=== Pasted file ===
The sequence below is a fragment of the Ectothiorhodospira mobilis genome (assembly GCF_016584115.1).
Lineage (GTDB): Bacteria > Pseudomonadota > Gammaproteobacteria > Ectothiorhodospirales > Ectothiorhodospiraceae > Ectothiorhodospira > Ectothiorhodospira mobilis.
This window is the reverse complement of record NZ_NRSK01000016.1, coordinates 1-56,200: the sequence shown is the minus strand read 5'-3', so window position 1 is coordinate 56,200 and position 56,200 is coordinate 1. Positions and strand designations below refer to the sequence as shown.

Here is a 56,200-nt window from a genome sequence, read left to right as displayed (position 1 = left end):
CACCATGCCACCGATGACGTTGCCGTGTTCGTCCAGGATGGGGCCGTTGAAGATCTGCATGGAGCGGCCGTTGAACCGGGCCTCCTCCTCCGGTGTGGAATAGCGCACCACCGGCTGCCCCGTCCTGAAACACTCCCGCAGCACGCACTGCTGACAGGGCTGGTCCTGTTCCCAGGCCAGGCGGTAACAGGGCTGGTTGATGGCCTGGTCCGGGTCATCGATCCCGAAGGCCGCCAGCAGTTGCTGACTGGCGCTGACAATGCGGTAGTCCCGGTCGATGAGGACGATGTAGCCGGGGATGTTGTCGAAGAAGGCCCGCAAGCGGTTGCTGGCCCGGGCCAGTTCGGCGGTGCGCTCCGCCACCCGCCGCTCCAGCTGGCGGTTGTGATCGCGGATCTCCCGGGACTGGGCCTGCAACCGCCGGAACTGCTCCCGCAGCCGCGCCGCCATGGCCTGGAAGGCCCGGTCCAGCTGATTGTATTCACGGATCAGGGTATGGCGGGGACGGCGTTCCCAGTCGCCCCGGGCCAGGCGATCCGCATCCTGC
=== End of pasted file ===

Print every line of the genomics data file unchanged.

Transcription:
The sequence below is a fragment of the Ectothiorhodospira mobilis genome (assembly GCF_016584115.1).
Lineage (GTDB): Bacteria > Pseudomonadota > Gammaproteobacteria > Ectothiorhodospirales > Ectothiorhodospiraceae > Ectothiorhodospira > Ectothiorhodospira mobilis.
This window is the reverse complement of record NZ_NRSK01000016.1, coordinates 1-56,200: the sequence shown is the minus strand read 5'-3', so window position 1 is coordinate 56,200 and position 56,200 is coordinate 1. Positions and strand designations below refer to the sequence as shown.

Here is a 56,200-nt window from a genome sequence, read left to right as displayed (position 1 = left end):
CACCATGCCACCGATGACGTTGCCGTGTTCGTCCAGGATGGGGCCGTTGAAGATCTGCATGGAGCGGCCGTTGAACCGGGCCTCCTCCTCCGGTGTGGAATAGCGCACCACCGGCTGCCCCGTCCTGAAACACTCCCGCAGCACGCACTGCTGACAGGGCTGGTCCTGTTCCCAGGCCAGGCGGTAACAGGGCTGGTTGATGGCCTGGTCCGGGTCATCGATCCCGAAGGCCGCCAGCAGTTGCTGACTGGCGCTGACAATGCGGTAGTCCCGGTCGATGAGGACGATGTAGCCGGGGATGTTGTCGAAGAAGGCCCGCAAGCGGTTGCTGGCCCGGGCCAGTTCGGCGGTGCGCTCCGCCACCCGCCGCTCCAGCTGGCGGTTGTGATCGCGGATCTCCCGGGACTGGGCCTGCAACCGCCGGAACTGCTCCCGCAGCCGCGCCGCCATGGCCTGGAAGGCCCGGTCCAGCTGATTGTATTCACGGATCAGGGTATGGCGGGGACGGCGTTCCCAGTCGCCCCGGGCCAGGCGATCCGCATCCTGC